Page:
05.31.2010 0

Elena Kagan: She’s No Constitutional Originalist

  • On: 06/21/2010 19:03:00
  • In: Appointments
  • By Victor Morawski

    Senator John Cornyn (R-Tex) was decrying the fact that the new material requested by the Senate Judiciary Committee from the Clinton Library detailing Elena Kagan’s work for that Administration, which could be crucial to an accurate understanding of her judicial philosophy, would probably not be available in time.

    What we must do instead, then, is attempt to locate clues to that judicial philosophy from what is available.

    We can find an insight to how she might approach Constitutional issues generally from her discussion of a specific Constitutional issue in her Harvard Law Review article “Presidential Administration.” The issue concerns whether, as she puts it, “The [Supreme] court has allowed Congress too much power to insulate [Federal] agencies from the President.” Does this occur where Congress delegates discretionary authority “to a specified agency official rather than the President”? And if done, is the President bound to keep “hands off” that official within the designated area of authority?

    She defends the view that Congress can do so and, where it does do so, says that the President must respect the resulting limitation of Presidential agency oversight. Her position does not result from a determination that this is what Framers of the Constitution intended. She specifically rejects the originalist stance, as will soon become evident.

    First, though, she prefaces her discussion with some shocking revelations of her general approach to the Constitution:

    “Issues of constitutionality, of course, often diverge from issues of normative [ethical] appeal: much action that is constitutional is unwise, and (perhaps less acknowledged in our legal culture) some action that is unconstitutional has much to recommend it.”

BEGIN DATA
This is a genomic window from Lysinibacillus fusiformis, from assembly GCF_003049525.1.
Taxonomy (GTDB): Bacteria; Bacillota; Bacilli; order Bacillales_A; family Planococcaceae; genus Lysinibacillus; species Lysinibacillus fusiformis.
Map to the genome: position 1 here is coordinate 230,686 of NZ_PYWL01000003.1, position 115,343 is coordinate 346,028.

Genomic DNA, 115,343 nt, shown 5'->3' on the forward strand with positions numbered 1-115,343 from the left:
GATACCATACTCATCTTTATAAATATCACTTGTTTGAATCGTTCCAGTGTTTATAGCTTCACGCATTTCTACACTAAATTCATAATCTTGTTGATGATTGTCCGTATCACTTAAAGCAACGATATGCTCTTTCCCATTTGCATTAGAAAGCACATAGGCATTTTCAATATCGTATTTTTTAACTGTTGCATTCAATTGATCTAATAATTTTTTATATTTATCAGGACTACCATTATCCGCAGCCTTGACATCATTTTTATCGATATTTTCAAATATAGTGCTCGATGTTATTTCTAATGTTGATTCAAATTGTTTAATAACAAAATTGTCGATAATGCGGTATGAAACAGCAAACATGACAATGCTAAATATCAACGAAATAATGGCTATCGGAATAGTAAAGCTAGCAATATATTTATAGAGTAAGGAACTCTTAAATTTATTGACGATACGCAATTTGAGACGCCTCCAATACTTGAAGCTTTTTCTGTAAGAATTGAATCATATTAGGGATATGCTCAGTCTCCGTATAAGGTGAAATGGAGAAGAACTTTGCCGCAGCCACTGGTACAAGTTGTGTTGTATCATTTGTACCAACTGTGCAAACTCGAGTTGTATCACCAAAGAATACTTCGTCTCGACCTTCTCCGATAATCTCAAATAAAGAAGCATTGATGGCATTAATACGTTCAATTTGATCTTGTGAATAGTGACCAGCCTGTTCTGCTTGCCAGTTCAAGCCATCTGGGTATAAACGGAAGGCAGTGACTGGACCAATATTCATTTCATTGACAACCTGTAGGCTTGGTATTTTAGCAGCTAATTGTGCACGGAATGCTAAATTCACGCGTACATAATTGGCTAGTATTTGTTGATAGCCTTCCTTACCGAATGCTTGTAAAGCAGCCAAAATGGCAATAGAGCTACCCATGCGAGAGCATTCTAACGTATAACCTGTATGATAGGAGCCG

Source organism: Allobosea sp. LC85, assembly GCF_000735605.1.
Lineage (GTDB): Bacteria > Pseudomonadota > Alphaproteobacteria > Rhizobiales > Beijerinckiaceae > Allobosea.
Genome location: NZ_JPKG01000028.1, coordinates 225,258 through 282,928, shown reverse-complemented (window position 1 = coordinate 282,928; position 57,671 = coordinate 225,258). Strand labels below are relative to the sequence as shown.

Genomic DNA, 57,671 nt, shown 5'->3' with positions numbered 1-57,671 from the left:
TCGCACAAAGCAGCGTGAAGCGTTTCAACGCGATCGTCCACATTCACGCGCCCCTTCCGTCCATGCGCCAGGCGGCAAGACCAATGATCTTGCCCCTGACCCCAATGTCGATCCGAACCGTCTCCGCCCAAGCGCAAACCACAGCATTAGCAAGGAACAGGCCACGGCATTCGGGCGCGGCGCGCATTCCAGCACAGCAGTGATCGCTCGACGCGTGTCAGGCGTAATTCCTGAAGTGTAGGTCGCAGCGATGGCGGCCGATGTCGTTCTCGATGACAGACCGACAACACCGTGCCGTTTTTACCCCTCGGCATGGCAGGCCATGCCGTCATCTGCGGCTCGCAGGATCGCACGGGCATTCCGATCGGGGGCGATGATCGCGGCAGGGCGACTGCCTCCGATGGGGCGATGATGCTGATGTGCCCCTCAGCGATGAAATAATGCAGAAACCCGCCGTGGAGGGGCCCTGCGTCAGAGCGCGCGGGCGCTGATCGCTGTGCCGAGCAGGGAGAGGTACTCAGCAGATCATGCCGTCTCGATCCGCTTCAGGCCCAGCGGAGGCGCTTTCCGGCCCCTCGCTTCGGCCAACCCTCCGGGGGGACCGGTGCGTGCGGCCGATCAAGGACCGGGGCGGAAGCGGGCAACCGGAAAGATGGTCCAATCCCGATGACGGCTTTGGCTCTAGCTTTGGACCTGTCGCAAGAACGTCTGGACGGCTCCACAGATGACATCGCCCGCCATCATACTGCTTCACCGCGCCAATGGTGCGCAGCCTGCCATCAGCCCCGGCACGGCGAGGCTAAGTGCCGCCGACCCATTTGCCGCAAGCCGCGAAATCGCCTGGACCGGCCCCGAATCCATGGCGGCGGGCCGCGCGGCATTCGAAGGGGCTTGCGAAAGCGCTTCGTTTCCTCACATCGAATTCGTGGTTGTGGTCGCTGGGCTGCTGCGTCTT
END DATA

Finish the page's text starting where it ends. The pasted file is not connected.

Her above comments certainly invite the question: Was the action of the Court in allowing Congress such powers of delegation one which “has much to recommend it” though unconstitutional? That she seems to think so may be surmised from the fact that, while she claims to accept the “rudiments” of the argument that challenges the constitutionality of such Congressional action, her primary position seems to be that on this issue the Constitution as originally written is largely irrelevant.

    Ascribed by her to a group of legal scholars known as ‘unitarians’ the originalist position holds that Article II of the Constitution “establishes a President with plenary control over all heads of [Federal] agencies…” Accordingly, the Court would have acted contrary to the “original meaning of the constitutional text” in allowing Congress to strip the President of some of this control.

    Yet, she defends the Court’s action and rejects the originalist position by claiming that Article II is “insufficiently precise” and “insufficiently relevant” to lend it adequate support. Additionally, she derides “constitutional values” offered by originalists as “too diffuse, too diverse, and … too easily manipulable” to be used to reverse this practice by Congress.

    Though others think them out of accord with the Constitution as originally intended by its Framers, she on the other hand defends the Supreme Court’s removal cases, the cases from which the decisions arose giving Congress the relevant authority to restrict presidential control over Federal officials, by saying that she takes them, “and all that follows from them, as a given.”

    Here she seems to be advocating the startling position that, in rendering these decisions, the Supreme Court was right not because it correctly interpreted the original intent of the Framers — but was so “by definition” simply because it was the entity that rendered them.

    And would she think the same of her own opinions as Supreme Court Justice? Have we here a nominee who believes that, as a member of the Nation’s Highest Court, her decisions from the Bench would be right by fiat — a given?

    Victor Morawski, professor at Coppin State University, is a Liberty Features Syndicated writer for Americans for Limited Government.

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